Nuclear bombs help fight elephant poaching
It has long been known that radioactive isotopes in the atmosphere have made carbon dating of all kinds of materials possible. It has helped solve cold cases, revealed that Greenland sharks can live for centuries, suggested that Neanderthals died out 10,000 years earlier than previously thought, and given credence to the flood legend linked to the founding of China’s semi-mythical Xia dynasty, among many others.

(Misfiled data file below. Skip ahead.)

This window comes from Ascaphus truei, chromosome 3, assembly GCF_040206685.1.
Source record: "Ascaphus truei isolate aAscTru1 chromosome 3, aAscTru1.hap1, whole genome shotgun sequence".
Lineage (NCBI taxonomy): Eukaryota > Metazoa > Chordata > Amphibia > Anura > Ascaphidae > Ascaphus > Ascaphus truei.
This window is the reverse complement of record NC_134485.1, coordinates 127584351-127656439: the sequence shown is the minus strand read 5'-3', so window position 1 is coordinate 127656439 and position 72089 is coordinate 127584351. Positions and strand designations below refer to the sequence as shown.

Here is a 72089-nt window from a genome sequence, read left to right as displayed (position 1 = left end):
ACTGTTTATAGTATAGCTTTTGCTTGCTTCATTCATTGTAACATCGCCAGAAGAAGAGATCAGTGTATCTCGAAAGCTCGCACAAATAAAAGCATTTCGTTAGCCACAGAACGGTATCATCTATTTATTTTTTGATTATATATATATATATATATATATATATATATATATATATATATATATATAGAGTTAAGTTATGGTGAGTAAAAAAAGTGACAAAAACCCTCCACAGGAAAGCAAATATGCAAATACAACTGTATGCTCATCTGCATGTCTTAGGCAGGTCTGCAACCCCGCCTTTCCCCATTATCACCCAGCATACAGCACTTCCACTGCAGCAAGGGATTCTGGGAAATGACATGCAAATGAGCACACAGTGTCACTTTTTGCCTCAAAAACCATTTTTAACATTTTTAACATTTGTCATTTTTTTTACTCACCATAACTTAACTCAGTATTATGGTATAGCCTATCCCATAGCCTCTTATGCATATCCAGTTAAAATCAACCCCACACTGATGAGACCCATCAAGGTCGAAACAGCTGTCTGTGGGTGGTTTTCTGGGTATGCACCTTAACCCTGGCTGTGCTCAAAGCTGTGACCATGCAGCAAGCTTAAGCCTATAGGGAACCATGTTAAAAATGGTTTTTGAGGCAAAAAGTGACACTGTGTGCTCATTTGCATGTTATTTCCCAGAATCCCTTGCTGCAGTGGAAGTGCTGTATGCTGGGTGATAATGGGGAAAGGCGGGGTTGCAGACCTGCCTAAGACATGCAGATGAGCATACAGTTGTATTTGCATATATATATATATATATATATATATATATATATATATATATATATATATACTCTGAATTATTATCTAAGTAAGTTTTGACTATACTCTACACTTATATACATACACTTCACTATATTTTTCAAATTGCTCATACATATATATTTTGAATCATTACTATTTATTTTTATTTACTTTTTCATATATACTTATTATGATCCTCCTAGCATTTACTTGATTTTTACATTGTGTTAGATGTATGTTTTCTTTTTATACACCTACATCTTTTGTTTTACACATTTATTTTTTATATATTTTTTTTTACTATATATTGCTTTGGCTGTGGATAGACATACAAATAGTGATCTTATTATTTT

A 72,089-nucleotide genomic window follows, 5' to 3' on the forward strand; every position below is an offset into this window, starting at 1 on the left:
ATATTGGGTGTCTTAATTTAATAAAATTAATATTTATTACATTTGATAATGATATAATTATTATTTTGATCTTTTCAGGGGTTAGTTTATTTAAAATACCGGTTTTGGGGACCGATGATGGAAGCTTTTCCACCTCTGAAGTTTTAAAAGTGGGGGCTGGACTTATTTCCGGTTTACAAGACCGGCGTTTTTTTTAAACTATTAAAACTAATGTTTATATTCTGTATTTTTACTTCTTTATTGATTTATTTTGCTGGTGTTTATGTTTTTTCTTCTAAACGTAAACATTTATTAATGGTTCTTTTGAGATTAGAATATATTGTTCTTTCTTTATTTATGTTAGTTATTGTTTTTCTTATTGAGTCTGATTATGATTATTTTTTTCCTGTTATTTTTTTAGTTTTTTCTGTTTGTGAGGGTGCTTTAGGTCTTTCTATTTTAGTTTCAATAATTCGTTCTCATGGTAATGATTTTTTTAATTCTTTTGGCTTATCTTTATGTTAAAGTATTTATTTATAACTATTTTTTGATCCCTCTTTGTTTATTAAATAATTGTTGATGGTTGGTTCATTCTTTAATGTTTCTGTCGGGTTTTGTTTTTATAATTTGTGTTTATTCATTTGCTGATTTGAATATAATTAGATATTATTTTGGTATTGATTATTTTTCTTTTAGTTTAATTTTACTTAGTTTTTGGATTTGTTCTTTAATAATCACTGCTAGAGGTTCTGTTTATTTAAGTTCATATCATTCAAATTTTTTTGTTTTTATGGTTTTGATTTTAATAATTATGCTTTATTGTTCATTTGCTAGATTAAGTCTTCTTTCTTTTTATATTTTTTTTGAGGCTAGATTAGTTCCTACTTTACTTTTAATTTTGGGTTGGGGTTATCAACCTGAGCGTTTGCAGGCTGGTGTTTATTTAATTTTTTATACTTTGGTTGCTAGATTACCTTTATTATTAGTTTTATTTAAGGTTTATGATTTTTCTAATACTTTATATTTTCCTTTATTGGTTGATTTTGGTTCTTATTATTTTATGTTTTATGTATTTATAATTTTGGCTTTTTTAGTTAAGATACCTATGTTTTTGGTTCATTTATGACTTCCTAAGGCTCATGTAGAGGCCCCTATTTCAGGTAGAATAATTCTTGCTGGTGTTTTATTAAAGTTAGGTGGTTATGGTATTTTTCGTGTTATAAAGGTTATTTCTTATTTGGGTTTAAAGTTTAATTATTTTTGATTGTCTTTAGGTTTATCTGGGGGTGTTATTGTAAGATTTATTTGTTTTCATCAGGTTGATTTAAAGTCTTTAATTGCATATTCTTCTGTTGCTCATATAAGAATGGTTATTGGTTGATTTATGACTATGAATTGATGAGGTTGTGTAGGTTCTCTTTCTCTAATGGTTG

Radioactive carbon released from nuclear bomb tests during the Cold War is one way of dating more recent materials. That method is now being used to help fight the illegal trade in elephant ivory. Thure Cerling, a University of Utah professor of biology, geology, and geophysics,